The easiest way to tell the difference between these two types of degrees is that joint degrees will be framed as ‘X AND Y. e.g. ‘Maths and Engineering’ whilst major/minor style degrees will be named as ‘X WITH Y’ e.g. ‘Business Management with Geography’ with Business Management being the major.

Is a joint honours degree better than an ordinary degree?

There isn’t a simple answer to the question of whether a joint honours degree is better than an ordinary degree as it heavily depends on the individual’s priorities.

There are some clear advantages to a joint-honours degree:

  1. They allow students who haven’t figured out what they want to study to broaden their learning and give themselves more time to determine what they’re interested in.
  2. Creates employable, multi-skilled members of society who are strong generalists.
  3. Can be more interesting as there is less repetition
  4. Can meet more people from different disciplines and learn under tutors with different skill-sets
  5. It can be easier to get a good grade as the content examined doesn’t go as deep as with a single-honours degree

However, there are some disadvantages as well:

  1. Doesn’t allow for true dedication and commitment to a single discipline so harder to become an expert in that single area
  2. Possibly seen as less employable than ordinary degrees as they are less easily understood
  3. Splits focus between subjects so is challenging to manage the workload between subjects

When choosing between a joint-honours degree and an ordinary degree, each individual will have to determine what it is they are trying to get out of a University degree.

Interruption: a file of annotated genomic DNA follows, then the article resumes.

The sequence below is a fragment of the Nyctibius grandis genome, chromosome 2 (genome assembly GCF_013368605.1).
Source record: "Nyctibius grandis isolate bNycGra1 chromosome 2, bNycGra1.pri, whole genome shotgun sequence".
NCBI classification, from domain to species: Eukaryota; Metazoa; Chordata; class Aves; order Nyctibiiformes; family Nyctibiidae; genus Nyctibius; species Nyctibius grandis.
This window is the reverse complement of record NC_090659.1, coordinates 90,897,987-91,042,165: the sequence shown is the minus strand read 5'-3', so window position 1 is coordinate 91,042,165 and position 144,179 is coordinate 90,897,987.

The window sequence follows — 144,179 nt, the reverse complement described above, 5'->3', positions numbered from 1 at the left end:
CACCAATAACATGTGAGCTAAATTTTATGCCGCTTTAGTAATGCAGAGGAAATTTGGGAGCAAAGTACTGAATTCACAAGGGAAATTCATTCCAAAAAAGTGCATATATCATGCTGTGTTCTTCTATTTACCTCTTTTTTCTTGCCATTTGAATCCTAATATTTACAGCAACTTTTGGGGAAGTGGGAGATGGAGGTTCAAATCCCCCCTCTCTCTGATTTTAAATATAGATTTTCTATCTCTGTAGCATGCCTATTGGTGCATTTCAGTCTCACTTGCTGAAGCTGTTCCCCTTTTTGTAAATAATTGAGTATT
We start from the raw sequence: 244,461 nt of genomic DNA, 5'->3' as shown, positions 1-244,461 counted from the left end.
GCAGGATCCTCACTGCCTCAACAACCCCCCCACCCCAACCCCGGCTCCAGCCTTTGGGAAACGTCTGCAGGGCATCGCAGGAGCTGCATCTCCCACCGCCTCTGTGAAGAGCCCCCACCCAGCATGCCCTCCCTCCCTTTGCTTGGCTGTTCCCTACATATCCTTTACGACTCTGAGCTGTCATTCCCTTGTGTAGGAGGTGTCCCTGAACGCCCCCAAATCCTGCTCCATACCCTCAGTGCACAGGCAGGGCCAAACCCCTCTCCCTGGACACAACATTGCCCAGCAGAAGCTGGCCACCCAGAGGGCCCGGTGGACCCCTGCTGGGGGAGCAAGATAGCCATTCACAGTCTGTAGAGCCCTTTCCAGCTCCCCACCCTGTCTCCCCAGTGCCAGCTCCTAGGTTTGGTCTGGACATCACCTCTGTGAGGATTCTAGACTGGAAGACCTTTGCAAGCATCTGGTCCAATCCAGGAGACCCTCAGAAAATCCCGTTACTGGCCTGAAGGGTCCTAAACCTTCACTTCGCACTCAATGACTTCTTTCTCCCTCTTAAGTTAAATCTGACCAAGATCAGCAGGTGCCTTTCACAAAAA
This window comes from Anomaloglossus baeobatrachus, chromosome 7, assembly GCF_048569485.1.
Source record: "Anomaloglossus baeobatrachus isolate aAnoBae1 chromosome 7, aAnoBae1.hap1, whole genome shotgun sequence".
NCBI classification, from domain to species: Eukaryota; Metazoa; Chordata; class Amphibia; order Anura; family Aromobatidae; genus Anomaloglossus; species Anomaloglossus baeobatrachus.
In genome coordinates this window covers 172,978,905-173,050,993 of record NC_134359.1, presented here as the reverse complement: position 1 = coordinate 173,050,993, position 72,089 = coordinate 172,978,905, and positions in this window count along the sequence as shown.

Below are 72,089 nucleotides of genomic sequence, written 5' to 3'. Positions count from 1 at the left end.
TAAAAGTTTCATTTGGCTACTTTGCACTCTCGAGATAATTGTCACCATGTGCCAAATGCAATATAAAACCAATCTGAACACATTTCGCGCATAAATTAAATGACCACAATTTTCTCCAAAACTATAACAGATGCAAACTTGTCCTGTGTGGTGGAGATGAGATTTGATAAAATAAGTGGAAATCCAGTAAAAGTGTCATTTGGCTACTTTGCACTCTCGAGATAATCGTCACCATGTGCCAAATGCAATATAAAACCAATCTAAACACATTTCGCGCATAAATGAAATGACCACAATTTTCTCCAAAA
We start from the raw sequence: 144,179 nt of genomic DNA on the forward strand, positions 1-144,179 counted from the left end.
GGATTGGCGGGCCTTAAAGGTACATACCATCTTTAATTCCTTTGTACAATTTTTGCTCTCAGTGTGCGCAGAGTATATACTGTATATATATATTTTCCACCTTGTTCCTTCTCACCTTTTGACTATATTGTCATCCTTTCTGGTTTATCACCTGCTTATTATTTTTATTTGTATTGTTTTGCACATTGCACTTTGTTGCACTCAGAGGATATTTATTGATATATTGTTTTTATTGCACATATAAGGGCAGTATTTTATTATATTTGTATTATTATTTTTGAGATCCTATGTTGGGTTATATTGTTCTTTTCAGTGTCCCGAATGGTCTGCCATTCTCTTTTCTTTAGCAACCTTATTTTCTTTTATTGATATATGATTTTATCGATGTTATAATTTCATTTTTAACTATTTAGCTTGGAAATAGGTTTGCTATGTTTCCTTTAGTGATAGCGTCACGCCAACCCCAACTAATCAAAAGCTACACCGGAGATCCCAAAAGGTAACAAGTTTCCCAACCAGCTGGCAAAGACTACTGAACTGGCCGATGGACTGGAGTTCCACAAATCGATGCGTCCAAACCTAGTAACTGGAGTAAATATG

If all you’re interested in is the piece of paper with your degree certificate at the end of the three years and an enjoyable, social time – a joint honours degree is likely to be a great choice.

Similarly, if your primary goal in attending University is to improve your knowledge and hone in on the topics that generally interest you, a joint honours degree may be a fantastic way to achieve this.

However, if you are 100% focused on becoming a heart surgeon and this is your life goal, clearly it would be most sensible to purely study medicine, rather than Medicine and History no matter how much the secondary subject interests you.

Are those with a joint honours degree more employable?

There are two schools of thought on whether joint-honours degrees make you more employable. On one hand, there is a perception from some employers that joint-honours degrees aren’t “real degrees” and are seen as lesser.

For example, in some fields, particularly ‘STEM’ employers may want someone who has studied the applicable field in great depth, rather than someone who has allocated a portion of their time to an unrelated or semi-related field.

However, for other roles, a joint-honours degree can make you more employable. In interviews, these people will have more they can talk about and demonstrate skills learnt from the multiple subjects they’ve studied.

As joint-honours degree takers study multiple subjects, they simply have more possible career options available to them.

Let’s say one student studies Sports Science whilst another studies Sports Science and French, the second student will have all the possible job opportunities of the first student plus all the job opportunities associated with the French aspect of the degree.

Is a joint honours degree easier than single honours?